Nick Tyldesley reflects on procrastination
I don’t usually take much notice of the adverts screened before a feature film – distracted no doubt by a tub of popcorn – but recently one caught my attention. It was for a high street bank and opened with a guide taking some tourists round ‘The Museum of Procrastination’.
The first room featured a collection of gym membership cards that had only been used on a few occasions. The second room showed a pile of unfinished drafts of first novels and the third room showed musical instruments that had only been used to play Frère Jacques. We can have some fun suggesting some other rooms: a library full of those worthy novels we have always intended to read; diet sheets that we were going to follow but abandoned after a few days…
There might well be some rooms devoted to Quakerly topics – perhaps a room full of microphones and loudspeakers emitting white noise to represent the hours and hours of Quakers talking the talk rather than walking the walk. Another might be a mound of agendas and minutes from our Meetings as a monument to pious hopes and, again, no actions.
There are some wider questions that need to be considered. Why is it that we often fail to achieve our intentions? Is it because we are simply too busy with jobs and basic living? Are we naturally lazy? Are we persuaded into taking on projects though peer pressure and advertising or are we unrealistic in our aspirations, so we fail at the first hurdles?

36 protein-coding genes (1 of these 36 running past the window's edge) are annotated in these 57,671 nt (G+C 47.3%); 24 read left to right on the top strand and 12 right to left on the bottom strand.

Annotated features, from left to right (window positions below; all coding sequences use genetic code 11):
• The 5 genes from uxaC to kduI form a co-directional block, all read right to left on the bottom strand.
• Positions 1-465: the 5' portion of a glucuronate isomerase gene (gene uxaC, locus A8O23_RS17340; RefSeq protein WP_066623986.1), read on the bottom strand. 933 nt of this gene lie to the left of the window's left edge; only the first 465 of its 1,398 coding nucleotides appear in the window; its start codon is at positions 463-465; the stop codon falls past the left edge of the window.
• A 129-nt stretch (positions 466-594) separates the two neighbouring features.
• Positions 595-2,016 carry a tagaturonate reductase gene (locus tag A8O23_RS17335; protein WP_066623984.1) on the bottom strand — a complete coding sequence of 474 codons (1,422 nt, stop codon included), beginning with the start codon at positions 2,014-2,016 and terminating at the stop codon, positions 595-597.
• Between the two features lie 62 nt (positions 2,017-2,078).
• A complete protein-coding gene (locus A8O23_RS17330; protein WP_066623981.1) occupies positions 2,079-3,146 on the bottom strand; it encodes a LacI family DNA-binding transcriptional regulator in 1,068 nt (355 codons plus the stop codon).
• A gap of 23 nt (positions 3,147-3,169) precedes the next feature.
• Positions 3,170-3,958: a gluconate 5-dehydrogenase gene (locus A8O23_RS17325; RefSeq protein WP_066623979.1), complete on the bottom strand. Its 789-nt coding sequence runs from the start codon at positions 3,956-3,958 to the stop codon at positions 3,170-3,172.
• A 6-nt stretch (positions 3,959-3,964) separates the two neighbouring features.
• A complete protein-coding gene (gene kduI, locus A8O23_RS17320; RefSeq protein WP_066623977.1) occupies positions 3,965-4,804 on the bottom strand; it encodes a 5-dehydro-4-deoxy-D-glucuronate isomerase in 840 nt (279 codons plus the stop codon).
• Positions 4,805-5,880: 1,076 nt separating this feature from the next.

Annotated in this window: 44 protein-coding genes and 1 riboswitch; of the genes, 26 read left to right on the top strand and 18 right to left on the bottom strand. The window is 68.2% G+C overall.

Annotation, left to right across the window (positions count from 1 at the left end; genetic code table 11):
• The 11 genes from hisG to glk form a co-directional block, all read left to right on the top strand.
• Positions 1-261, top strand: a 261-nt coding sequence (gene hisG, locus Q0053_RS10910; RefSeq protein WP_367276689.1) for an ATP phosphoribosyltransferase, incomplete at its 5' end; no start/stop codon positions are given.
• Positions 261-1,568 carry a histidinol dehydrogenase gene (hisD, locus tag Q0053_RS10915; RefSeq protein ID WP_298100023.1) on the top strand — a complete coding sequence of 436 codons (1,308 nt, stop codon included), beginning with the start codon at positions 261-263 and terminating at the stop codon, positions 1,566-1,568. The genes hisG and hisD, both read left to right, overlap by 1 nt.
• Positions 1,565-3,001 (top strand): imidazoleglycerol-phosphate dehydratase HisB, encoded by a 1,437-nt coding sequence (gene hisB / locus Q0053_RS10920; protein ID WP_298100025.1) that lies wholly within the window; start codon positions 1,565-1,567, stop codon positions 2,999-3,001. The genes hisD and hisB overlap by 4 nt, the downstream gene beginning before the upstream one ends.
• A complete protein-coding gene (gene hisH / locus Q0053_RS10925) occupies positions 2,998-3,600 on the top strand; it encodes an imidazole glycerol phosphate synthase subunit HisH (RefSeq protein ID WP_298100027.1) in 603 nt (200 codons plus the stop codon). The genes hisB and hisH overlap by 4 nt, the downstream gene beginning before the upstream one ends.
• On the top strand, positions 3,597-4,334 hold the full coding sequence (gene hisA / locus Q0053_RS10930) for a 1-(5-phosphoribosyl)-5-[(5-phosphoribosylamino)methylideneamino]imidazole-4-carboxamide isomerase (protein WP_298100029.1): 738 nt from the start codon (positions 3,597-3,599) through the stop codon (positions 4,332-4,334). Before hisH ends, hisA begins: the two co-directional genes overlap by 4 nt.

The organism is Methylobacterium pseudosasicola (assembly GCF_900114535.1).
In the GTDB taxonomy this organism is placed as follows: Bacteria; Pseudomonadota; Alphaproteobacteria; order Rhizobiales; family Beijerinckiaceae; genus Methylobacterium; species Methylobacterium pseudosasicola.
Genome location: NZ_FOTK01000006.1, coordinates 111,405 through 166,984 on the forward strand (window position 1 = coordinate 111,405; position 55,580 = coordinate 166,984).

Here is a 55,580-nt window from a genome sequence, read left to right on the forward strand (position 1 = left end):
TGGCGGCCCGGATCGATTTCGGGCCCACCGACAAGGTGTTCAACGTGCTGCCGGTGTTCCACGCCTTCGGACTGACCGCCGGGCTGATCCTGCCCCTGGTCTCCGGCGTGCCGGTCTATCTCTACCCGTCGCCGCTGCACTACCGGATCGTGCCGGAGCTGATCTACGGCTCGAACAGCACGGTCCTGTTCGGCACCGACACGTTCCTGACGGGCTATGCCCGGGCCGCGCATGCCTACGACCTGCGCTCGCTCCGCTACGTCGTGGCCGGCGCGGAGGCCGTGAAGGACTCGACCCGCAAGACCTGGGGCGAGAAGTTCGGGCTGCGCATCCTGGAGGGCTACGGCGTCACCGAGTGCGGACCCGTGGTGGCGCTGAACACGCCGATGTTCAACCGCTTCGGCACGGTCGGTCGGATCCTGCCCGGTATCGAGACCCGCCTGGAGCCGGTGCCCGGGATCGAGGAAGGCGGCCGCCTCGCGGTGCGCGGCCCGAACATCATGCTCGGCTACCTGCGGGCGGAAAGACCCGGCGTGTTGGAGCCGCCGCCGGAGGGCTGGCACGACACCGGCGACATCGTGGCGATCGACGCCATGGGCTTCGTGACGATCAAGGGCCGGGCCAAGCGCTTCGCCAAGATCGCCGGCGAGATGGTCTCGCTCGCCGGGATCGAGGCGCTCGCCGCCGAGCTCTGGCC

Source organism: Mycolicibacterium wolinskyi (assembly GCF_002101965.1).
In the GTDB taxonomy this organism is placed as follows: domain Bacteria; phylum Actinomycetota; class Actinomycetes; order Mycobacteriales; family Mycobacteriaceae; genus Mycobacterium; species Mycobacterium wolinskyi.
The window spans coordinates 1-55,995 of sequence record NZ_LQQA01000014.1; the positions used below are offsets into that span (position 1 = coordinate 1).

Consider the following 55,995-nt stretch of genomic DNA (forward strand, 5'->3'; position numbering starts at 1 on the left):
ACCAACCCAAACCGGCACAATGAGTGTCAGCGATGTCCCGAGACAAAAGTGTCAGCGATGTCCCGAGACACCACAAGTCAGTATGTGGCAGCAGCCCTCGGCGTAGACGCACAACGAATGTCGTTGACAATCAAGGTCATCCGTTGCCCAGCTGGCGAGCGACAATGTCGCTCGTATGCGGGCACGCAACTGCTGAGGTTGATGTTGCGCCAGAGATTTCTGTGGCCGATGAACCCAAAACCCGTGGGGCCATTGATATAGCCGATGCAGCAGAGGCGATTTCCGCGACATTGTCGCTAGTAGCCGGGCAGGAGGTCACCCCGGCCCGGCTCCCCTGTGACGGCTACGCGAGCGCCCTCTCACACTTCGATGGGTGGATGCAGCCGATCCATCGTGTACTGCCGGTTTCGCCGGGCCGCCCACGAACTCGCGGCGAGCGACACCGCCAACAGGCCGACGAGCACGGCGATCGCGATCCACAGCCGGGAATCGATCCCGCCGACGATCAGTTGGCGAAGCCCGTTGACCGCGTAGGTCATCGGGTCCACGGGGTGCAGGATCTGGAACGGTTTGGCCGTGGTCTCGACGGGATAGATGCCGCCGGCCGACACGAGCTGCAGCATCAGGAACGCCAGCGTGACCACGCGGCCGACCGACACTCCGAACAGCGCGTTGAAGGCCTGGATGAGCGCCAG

The other question to consider is what might be done to be more successful? The bank’s message was that creativity can be enhanced with some form of support and, certainly, having mentors to encourage us is important. But a more strategic and focused approach to deciding priorities, and taking incremental steps, can give a structure that develops self confidence.
There may, however, be some virtue in pursuing the path of serendipity through simple enjoyment of a range of activities, achieving no great mastery but essentially having fun and happiness. The early retired are adept at taking this approach through classes, the University of the Third Age (U3A) and self-help groups.
This is something of a luxury. In running a Meeting house, the effective conduct of a Business Meeting demands that Quakers take a more managerial role. We live in a busy world, people are impatient with delays and change is inherently part of the human condition. Procrastination is a wasteful indulgence; but, of course, we have all been there in the museum.
It requires a robust effort to fulfill our dreams and it is good to have friends to help us on the journey. Risk and setbacks are inevitable but we have to keep moving on. Waiting until the next Local Meeting, referring matters to a focus group and declaring that the time is not yet right for action are common Quaker delaying tactics. We need to be more confident in proceeding. Discernment is not about putting off decisions. Let’s try to close down the Quaker rooms in the museum.
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